Tesla and Apple both suspect that their self-driving car technology has been stolen by engineers who went over to a Chinese competitor. That’s a very time-sensitive claim, with intellectual property theft being a central issue in President Donald Trump’s intense trade war against China.
The electric carmaker filed a lawsuit against XMotors.ai, the U.S. research arm of China-based Xpeng, and included a subpoena for Apple to cooperate in the suit. Tesla accused an engineer who worked on its Autopilot system of stealing thousands of highly confidential files when he left the company for a new job at XMotors.ai.
Last year, prosecutors charged a hardware engineer with downloading Apple’s proprietary files as he left the company to go over to the Chinese competitor. He’d been part of the Silicon Valley-giant’s autonomous, electric car secretive development project. The engineer has pleaded not guilty to these charges.
The former Tesla engineer, Guangzhi Cao, responded in a court filing that he downloaded copies of Tesla’s Autopilot-related source code to his personal iCloud account, but denies any illegal maneuvers. According to his lawyers, Cao “has done precisely nothing with Tesla’s IP,” having “diligently and earnestly” tried to remove all of Tesla’s proprietary source code from his personal devices — and he offered to turn over his devices for inspection.
XMotors.ai’s parent company, Xpeng, has yet to be included in the investigations, but the company did respond to the allegations. Xpeng, which is backed by China’s Alibaba Group Holding Ltd. and Taiwan’s Foxconn Technology Group, has denied having any part in the former Tesla engineer’s alleged intellectual property theft. The Chinese company said it had been notified in June 2018 that U.S. authorities were investigating the Apple engineer, his computer, and office equipment.
Xpeng is one of the startups that’s pushing for China to lead the world in autonomous and electric vehicles (EVs) — and has been tapping into China’s “new-energy vehicle” campaign for global domination as the auto industry continues to transform.
There’s also the sore subject of oil imports to China, with the national government wanting to cut back on this dependence through alternative fuels, EVs, buses, and self-driving vehicles. Related: Another Round Of Bankruptcies Looms For U.S. Oil Industry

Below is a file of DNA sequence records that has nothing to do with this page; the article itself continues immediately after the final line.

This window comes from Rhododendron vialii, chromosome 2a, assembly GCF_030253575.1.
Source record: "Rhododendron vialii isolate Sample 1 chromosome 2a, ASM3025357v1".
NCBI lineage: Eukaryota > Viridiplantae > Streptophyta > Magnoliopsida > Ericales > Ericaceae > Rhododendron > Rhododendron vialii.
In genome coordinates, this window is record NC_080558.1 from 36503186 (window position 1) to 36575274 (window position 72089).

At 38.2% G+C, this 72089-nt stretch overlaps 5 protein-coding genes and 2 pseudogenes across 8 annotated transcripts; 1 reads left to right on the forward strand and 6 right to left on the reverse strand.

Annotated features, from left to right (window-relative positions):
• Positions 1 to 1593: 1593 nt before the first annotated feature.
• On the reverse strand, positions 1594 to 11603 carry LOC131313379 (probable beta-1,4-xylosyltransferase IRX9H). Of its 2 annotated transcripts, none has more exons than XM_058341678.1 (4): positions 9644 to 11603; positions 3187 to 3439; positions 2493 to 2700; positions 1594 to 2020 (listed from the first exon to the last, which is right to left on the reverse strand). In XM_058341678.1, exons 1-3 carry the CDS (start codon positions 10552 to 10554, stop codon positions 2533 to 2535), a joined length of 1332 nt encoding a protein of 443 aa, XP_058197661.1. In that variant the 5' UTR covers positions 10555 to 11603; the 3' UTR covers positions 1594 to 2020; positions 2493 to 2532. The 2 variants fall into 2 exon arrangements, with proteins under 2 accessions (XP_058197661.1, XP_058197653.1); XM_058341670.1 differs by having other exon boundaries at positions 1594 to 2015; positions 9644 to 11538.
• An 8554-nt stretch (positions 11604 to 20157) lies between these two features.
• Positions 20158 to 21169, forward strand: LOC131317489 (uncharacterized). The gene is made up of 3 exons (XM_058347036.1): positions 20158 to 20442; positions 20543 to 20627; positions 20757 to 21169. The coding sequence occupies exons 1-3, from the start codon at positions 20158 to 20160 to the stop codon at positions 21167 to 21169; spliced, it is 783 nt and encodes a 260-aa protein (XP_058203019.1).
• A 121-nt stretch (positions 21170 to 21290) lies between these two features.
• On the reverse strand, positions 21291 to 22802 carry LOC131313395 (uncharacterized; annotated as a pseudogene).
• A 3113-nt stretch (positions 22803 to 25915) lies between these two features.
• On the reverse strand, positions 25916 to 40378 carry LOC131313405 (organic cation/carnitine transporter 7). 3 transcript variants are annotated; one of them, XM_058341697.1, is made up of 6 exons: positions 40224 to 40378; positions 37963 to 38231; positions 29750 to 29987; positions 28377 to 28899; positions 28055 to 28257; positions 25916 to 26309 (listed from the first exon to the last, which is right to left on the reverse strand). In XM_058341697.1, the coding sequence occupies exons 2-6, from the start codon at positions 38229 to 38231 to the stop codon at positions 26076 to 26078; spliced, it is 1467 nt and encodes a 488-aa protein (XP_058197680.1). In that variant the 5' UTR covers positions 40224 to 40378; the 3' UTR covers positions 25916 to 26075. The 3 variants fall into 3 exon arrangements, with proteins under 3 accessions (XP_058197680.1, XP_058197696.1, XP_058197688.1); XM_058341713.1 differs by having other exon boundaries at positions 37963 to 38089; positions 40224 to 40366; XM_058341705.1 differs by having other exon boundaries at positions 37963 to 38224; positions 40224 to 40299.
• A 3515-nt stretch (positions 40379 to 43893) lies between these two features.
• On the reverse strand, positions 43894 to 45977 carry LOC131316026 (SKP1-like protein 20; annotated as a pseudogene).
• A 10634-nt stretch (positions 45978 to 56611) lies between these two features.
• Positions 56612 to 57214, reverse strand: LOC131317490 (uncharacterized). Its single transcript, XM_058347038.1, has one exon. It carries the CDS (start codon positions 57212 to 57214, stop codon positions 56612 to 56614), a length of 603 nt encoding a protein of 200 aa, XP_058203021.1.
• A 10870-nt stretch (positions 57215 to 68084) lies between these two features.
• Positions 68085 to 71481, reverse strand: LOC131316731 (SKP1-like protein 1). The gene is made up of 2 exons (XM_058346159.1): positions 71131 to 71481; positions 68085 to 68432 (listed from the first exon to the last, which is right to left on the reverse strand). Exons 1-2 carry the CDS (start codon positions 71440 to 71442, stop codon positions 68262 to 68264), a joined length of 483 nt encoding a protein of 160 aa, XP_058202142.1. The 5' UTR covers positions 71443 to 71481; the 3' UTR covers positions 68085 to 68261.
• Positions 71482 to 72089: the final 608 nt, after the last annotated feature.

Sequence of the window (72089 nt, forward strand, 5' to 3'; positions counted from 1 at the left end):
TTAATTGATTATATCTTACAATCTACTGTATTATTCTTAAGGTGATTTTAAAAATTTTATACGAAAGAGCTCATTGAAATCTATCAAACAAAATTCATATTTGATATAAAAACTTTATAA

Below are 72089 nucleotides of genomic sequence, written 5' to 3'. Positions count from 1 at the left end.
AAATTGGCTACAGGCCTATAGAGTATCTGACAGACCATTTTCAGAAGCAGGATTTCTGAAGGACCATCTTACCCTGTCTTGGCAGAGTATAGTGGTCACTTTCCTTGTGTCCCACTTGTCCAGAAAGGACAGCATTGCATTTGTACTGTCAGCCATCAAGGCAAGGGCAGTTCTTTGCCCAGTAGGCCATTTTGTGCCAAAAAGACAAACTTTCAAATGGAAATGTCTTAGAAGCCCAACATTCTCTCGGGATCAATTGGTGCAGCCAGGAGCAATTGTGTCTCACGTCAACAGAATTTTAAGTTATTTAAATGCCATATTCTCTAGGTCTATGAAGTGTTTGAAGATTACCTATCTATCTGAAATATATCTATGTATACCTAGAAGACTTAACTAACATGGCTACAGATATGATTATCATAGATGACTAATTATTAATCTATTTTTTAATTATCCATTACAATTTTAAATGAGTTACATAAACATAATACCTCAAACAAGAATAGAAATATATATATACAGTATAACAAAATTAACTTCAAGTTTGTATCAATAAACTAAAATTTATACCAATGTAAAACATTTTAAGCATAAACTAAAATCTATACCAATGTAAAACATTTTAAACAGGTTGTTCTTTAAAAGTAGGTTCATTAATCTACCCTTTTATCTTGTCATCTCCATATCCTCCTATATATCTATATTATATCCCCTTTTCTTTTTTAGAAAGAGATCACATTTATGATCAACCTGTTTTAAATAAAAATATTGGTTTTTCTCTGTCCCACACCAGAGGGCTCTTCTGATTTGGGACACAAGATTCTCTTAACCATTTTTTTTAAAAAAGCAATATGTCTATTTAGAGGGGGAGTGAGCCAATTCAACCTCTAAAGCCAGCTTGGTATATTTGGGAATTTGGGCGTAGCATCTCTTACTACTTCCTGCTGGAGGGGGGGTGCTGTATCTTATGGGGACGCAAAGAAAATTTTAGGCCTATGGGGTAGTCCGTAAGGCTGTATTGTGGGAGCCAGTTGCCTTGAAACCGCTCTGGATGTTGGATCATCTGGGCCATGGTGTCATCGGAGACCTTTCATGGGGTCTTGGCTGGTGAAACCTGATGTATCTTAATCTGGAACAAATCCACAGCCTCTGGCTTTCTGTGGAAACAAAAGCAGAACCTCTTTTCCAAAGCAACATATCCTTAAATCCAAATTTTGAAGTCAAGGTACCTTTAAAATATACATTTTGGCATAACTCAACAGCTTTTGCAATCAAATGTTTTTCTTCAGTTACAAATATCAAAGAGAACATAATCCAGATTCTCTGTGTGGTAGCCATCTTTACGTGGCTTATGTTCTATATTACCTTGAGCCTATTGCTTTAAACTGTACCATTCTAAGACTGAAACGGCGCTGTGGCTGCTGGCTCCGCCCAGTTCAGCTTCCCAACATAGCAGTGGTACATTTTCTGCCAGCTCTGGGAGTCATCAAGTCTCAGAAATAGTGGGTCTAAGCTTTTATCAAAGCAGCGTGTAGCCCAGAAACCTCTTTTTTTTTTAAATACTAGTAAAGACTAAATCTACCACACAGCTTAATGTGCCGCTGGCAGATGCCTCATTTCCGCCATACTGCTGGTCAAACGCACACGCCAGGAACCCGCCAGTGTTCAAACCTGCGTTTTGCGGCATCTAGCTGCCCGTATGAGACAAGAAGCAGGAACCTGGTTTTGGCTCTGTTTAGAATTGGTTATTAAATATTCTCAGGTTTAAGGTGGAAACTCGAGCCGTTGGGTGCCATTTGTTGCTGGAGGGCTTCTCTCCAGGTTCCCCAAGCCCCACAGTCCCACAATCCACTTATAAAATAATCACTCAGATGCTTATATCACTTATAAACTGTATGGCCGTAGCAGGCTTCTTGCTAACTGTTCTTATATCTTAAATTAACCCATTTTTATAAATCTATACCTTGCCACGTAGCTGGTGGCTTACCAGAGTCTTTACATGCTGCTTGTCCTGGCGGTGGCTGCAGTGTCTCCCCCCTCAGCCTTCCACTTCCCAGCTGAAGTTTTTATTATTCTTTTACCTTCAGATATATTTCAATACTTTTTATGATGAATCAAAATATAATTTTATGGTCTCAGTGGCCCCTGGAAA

The Trump administration has made intellectual property theft and spying a benchmark of its trade war. While Trump could care less about electric vehicles and transfers the issue of autonomous vehicles over to his Transportation Secretary Elaine Chao, the president does see another economic battle to be much more important.
The cutting-edge 5G technology coming out in smartphones tells that story well, with Trump's ban of Chinese company Huawei being a hot spot lately. Huawei will be one of the dominant suppliers as 5G enters the global market.
5G, powering the next generation of wireless smartphones and tablets, is expected to ramp up wireless data transfer by leaps and bounds. Users will be able to download movies and TV series in just a few minutes. It will also become the foundation of wireless’ next generation of infrastructure that will guide the development of smart cities and autonomous vehicles.
National security experts say that Huawei’s close ties to the Chinese government could lead to espionage or a traumatic episode such as shutting down critical communication networks during a future conflict.
For Tesla, Apple, and many other companies, playing a leading role in autonomous vehicles is a high priority. Tesla has had a number of fatal car crashes tied to its Autopilot semi-autonomous system, but has been working hard at perfecting its fully autonomous system being build into new Tesla vehicles. Related: Saudi Stocks Plummet As Foreign Investors Bail
Tesla wants to make sure its bases are covered as CEO Elon Musk just released another teaser about the next phase of the electric carmaker's self-driving car system being announced soon. Musk said that the company could be offering its new Fully Self Driving chip, as an upgrade to more than 500,000 older-model Tesla vehicles, by the end of this year.
“End of Q4, most likely,” Musk said in reply to a question on when the company would be retrofitting its autonomous vehicle system that Tesla started adding nearly three years ago to new vehicles coming out of its factory. That system includes what it calls Hardware 2 (HW2), a set of sensors, radars, and cameras. Musk has made his share off comments since the initial launch about Tesla leading the way in fully autonomous vehicles.
By Jon LeSage
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